Using a more narrative, or GM moderated outcome, might be considered by players as cheating. And in a way, it is, and because of this, you will need to keep a weather eye on becoming GM against Players and not let the BB become TOO powerful. Keeping this in mind…let me elaborate. (Of course always keep in mind the mechanical advantages (and disadvantages) that the BB has). Assign them a couple of descriptors. Maybe the Priest is Arrogant and dedicated. The dragon: Greedy and cautious. With the simple tags, you can give players hints on how to deal with the final encounter. But it also tells you how the BB will deal with it! If the dragon is Greedy but cautious and is Super Genius…well, how are your blood-thirsty murderous adventurers going to get close? Anything they think of, the dragon will think of…Oh, but what if you, the ref, did NOT think of it? Ignore what you thought of, the dragon would have thought of it! Feel free to steal ideas from your players. If their opponent is very smart, but not Super Genius level, well, then you have to apply a kind of filter…if their idea is way out there…then BB probably didn’t think of it. So if you are stealing their ideas, how do they EVER approach this BB dragon? Oh, yeah! He is greedy! If they can offer him some treasure…his greed might well win over his caution. On the other hand, even if he did think of it, maybe it is not something he considers a great enough threat. OF Course they will never send a small invisible thief into his cave! Yes it is within the realm of possibility, but the chances of it actually happening…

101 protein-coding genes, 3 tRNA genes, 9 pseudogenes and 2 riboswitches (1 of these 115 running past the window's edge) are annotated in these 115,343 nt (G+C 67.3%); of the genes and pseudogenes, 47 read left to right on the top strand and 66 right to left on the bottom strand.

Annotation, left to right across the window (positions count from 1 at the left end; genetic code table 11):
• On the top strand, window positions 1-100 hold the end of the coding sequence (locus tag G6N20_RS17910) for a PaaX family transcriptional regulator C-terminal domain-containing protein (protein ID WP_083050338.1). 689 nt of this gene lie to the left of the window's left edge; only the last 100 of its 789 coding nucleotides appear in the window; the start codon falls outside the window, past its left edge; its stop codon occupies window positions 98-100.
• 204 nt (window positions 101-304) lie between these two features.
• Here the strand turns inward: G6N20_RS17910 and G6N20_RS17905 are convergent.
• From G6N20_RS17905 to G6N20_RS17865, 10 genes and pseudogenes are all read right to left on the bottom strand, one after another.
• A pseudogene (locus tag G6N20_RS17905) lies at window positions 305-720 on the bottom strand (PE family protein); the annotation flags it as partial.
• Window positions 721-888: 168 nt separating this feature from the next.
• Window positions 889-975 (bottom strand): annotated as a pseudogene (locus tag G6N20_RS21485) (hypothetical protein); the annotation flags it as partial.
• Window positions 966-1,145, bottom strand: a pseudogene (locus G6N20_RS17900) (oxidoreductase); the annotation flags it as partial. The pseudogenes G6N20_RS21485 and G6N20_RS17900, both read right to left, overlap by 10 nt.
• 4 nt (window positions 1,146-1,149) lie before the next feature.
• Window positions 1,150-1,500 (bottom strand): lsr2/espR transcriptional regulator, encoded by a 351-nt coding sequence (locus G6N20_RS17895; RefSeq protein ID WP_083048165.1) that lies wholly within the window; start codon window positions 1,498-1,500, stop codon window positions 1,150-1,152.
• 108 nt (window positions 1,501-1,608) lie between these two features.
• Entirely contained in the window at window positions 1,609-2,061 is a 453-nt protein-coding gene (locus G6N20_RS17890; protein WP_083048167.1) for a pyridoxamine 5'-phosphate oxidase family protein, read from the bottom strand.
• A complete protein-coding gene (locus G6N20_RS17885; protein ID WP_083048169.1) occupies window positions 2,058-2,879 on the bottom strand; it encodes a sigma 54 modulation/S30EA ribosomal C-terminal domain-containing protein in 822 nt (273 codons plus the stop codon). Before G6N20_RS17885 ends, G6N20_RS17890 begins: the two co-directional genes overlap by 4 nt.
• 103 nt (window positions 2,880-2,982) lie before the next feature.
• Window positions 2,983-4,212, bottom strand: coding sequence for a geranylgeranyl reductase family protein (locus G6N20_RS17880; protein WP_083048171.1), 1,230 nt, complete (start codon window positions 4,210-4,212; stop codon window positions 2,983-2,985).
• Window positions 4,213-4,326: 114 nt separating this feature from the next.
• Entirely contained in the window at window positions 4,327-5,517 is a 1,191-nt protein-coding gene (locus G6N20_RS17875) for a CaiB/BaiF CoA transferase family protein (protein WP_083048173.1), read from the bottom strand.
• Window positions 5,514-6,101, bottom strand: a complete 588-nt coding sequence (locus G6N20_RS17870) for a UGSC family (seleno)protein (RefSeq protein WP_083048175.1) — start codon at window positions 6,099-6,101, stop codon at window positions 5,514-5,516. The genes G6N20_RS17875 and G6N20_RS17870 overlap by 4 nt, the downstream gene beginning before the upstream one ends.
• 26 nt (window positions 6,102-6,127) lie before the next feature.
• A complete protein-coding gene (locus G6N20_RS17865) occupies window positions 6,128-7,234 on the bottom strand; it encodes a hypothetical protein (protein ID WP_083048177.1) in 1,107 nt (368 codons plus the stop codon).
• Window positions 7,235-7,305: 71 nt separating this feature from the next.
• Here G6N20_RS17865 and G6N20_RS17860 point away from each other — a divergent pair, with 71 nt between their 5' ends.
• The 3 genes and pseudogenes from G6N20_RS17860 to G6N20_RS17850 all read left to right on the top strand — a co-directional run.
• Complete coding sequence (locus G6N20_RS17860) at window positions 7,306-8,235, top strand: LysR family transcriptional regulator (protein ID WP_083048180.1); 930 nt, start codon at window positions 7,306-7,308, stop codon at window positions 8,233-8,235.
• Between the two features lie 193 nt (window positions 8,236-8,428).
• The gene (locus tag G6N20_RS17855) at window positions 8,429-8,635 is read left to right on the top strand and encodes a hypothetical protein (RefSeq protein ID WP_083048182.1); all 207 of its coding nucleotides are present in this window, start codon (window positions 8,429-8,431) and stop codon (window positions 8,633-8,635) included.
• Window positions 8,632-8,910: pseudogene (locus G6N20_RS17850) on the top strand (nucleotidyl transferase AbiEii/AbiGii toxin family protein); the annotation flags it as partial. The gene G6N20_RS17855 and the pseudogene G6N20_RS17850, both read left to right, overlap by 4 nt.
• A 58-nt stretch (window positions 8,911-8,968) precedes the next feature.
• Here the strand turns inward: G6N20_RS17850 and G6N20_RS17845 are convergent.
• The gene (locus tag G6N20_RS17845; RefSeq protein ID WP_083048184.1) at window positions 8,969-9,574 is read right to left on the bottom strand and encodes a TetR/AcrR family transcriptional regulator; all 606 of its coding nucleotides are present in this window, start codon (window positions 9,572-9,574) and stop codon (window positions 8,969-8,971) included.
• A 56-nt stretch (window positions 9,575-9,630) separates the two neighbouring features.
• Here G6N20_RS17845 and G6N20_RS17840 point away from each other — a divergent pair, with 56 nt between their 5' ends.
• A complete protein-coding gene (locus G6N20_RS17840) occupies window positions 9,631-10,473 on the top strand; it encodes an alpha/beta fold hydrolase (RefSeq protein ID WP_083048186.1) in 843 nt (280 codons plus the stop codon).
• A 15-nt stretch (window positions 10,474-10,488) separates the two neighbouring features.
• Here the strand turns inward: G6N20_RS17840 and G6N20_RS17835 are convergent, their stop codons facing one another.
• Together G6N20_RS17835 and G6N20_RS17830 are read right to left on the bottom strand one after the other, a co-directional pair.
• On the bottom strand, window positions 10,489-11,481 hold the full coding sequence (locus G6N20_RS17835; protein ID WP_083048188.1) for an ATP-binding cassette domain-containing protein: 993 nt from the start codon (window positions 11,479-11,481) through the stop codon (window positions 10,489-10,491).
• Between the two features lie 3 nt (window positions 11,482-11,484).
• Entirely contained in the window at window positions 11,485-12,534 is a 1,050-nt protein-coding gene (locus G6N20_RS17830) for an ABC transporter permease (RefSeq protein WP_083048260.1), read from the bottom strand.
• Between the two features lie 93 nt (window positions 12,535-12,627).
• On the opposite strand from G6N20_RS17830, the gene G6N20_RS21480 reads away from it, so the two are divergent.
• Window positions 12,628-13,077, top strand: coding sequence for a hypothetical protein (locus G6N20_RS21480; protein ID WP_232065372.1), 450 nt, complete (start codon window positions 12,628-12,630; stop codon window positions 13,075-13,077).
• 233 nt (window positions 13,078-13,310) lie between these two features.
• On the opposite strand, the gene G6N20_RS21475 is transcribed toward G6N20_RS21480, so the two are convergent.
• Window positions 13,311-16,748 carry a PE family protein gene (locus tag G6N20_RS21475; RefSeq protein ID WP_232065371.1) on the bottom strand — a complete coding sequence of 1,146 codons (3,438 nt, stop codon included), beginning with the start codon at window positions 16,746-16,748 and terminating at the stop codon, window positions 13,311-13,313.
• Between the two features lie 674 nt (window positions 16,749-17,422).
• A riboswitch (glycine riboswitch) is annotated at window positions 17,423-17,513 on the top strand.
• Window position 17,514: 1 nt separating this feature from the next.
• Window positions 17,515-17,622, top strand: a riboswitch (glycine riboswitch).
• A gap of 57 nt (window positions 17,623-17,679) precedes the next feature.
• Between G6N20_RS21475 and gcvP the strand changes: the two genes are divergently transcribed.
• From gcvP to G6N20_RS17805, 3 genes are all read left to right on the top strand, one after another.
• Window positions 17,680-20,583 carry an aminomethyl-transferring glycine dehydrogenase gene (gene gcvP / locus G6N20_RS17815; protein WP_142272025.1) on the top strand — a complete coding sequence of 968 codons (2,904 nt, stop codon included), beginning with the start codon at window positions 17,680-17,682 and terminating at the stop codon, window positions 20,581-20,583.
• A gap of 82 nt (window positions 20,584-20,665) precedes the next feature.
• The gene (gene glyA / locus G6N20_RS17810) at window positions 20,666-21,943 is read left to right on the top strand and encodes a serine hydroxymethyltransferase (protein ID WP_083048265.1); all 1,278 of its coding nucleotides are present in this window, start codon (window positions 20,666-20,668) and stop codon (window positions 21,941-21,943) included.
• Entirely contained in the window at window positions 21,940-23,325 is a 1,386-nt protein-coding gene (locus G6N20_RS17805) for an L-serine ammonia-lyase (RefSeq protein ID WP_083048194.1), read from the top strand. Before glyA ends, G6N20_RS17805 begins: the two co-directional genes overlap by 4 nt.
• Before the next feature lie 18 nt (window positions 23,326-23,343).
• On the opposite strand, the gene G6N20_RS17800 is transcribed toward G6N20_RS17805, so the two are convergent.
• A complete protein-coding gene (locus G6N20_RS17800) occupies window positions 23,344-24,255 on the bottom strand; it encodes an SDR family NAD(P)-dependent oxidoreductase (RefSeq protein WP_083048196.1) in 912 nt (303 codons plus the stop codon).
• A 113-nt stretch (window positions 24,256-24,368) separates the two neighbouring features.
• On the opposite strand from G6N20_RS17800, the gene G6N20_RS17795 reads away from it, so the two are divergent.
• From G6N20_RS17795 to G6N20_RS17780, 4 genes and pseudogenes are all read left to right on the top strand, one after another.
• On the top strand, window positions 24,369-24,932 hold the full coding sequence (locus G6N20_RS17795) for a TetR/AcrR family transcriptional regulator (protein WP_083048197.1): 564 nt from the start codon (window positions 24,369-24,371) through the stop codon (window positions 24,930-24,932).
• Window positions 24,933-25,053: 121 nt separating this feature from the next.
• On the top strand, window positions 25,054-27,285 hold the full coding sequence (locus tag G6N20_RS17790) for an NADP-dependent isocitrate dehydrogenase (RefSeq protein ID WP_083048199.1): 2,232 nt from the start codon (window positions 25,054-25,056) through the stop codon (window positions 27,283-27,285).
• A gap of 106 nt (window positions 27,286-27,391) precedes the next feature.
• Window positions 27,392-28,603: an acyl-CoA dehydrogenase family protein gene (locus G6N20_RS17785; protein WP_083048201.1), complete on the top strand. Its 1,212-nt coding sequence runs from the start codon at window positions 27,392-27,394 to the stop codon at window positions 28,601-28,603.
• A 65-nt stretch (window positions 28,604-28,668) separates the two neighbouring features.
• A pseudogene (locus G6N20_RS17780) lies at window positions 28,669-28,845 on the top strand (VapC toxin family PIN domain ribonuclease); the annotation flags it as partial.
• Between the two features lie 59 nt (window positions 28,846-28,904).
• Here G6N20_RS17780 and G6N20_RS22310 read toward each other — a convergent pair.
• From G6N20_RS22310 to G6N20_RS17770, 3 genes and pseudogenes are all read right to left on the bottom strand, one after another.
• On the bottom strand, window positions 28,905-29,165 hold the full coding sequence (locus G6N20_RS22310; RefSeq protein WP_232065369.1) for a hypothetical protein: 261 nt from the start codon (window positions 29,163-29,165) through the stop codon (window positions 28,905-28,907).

You can use this “Players against themselves” strategy on other things as well. In the case of the non-combat outcome, then you and your players are always playing on familiar ground, even if you are not certain about how to un-bind a particular permanent spell, but the people who created it may have considered everything presented…or may have missed something that the players can test for, but not easily!